What is Zero-Based Budgeting?

What is Zero-Based Budgeting? Pros and Cons 2022

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What is Zero-Based Budgeting?

The process of budgeting and following budget stipulations is a useful tool in both business and home life. Maintaining a budget allows you to see where necessary expenses land and how much you have leftover for less urgent things. There are also multiple ways to approach a budget, so how do you know which one is best?

Zero-Based Budgeting (ZBB) is a common method among companies and businesses, however, it can also be implemented in the home too. But, ZBB isn’t the only method out there. So how does Zero-Based Budgeting differ from other methods?

In this article, we’ll go over exactly what ZBB is. We’ll also cover the pros and cons of ZBB and offer a comparison between other methods. If you decide Zero-Based budgeting is the way you want to go, we’ll also leave you with helpful tips on how to do so successfully.

What is Zero-Based Budgeting?

Also known as ZBB, Zero-Based Budgeting involves setting a budget for a certain period and reassessing after each period you choose. For example, if you choose to budget monthly, then you’ll set your budget for that month only. When the next month arrives, you’ll sit down and set a new budget based on the new month’s needs.

It doesn’t matter if the new month’s budget is more or less than the previous month. Each month of ZBB is unique to that specific time period. In the business world, ZBB is used so managers can tackle lower costs in a company.

However, using ZBB in the home involves you allocating each cent of your earnings to a specific area. These areas include retirement and savings, so by the end of each period, you should have zero dollars left over.

Pros and Cons of Zero-Based Budgeting

ZBB is certainly an effective way for budgeting your money. With that said, there are some disadvantages that may turn some people off of this specific budgeting method. Of the advantages, ZBB is great for short-term planning, giving you a more structured plan, and more flexibility in certain areas.

On the other hand, the short-term planning ZBB caters to can be cumbersome if you want to save up for something specific. ZBB is also something you need to constantly revisit, so that can be draining after a few months.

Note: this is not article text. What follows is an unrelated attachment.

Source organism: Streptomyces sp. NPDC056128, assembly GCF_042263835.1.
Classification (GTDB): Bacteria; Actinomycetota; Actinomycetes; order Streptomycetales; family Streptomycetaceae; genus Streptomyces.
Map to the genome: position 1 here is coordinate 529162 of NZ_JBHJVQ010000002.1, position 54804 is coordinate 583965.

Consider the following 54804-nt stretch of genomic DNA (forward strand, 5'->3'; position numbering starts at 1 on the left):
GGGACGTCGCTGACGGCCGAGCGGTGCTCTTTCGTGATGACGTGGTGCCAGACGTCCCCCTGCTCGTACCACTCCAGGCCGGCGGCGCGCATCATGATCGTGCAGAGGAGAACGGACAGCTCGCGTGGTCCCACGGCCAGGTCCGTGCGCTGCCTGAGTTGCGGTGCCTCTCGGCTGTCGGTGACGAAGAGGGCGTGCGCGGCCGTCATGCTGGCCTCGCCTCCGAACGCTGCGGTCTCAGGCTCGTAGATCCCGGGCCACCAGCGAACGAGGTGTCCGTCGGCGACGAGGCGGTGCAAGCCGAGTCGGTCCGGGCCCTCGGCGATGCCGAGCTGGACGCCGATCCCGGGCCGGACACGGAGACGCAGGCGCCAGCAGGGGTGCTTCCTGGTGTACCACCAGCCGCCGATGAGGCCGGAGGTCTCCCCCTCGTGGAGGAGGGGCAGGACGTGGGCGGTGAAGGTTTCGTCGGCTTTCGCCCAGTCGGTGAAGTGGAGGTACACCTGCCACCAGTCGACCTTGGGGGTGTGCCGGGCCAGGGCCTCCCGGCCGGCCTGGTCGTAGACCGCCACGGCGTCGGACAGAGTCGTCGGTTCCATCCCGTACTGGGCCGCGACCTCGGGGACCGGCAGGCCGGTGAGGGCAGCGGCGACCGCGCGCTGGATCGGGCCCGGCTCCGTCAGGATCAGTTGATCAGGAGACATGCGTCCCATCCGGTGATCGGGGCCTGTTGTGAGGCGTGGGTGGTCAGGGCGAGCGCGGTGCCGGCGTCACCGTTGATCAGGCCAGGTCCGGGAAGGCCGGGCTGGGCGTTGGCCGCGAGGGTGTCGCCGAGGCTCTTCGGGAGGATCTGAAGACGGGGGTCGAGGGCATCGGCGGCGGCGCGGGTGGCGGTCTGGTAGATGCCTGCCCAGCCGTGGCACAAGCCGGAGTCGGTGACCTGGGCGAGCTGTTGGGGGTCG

Let’s take a closer look at the advantages and disadvantages of Zero-Based Budgeting.

Zero-Based Budgeting Advantages 

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It’s Great for Short-Term Planning

ZBB is great for short-term planning because you split your money between different expenses and you can allocate more or less in one spot depending on the month. For example, if you’re planning on taking a vacation at the end of the month, you can prioritize that part of your budget and put enough money toward that specific event.

It’s a Very Structured Method

If you like a lot of structure and you enjoy planning, ZBB gives you the opportunity to do so every month. Chances are pretty high that if you’re a planner then you’re also very interested in your financials and where everything is going. By revisiting your budget each month, you can get an accurate idea of where your needs are each period and plan accordingly.

It Offers More Flexibility

Because ZBB requires you to adjust your budget each month accordingly, you have more flexibility to move money around to different facets of your budget as needed. This method is far more flexible than other budgeting methods because you can set your period for budget reassessment to fit your specific lifestyle.